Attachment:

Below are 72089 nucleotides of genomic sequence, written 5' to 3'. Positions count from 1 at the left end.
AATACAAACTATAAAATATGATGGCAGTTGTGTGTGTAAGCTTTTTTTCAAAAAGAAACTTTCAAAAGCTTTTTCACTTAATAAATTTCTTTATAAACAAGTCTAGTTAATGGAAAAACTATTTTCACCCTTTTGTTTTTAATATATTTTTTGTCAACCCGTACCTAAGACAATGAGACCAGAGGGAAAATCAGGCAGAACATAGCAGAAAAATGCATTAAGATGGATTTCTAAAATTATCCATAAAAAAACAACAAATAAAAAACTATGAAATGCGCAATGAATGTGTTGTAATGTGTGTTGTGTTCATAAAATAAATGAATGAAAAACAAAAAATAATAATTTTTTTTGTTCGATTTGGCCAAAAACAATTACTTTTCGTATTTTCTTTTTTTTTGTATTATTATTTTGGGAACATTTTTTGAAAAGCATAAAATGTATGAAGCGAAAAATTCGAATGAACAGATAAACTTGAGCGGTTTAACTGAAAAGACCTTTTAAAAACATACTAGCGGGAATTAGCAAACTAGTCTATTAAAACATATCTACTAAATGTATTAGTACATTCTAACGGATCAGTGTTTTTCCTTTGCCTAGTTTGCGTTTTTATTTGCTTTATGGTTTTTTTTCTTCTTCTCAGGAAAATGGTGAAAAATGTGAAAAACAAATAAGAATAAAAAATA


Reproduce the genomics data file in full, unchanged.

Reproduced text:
Below are 72089 nucleotides of genomic sequence, written 5' to 3'. Positions count from 1 at the left end.
AATACAAACTATAAAATATGATGGCAGTTGTGTGTGTAAGCTTTTTTTCAAAAAGAAACTTTCAAAAGCTTTTTCACTTAATAAATTTCTTTATAAACAAGTCTAGTTAATGGAAAAACTATTTTCACCCTTTTGTTTTTAATATATTTTTTGTCAACCCGTACCTAAGACAATGAGACCAGAGGGAAAATCAGGCAGAACATAGCAGAAAAATGCATTAAGATGGATTTCTAAAATTATCCATAAAAAAACAACAAATAAAAAACTATGAAATGCGCAATGAATGTGTTGTAATGTGTGTTGTGTTCATAAAATAAATGAATGAAAAACAAAAAATAATAATTTTTTTTGTTCGATTTGGCCAAAAACAATTACTTTTCGTATTTTCTTTTTTTTTGTATTATTATTTTGGGAACATTTTTTGAAAAGCATAAAATGTATGAAGCGAAAAATTCGAATGAACAGATAAACTTGAGCGGTTTAACTGAAAAGACCTTTTAAAAACATACTAGCGGGAATTAGCAAACTAGTCTATTAAAACATATCTACTAAATGTATTAGTACATTCTAACGGATCAGTGTTTTTCCTTTGCCTAGTTTGCGTTTTTATTTGCTTTATGGTTTTTTTTCTTCTTCTCAGGAAAATGGTGAAAAATGTGAAAAACAAATAAGAATAAAAAATA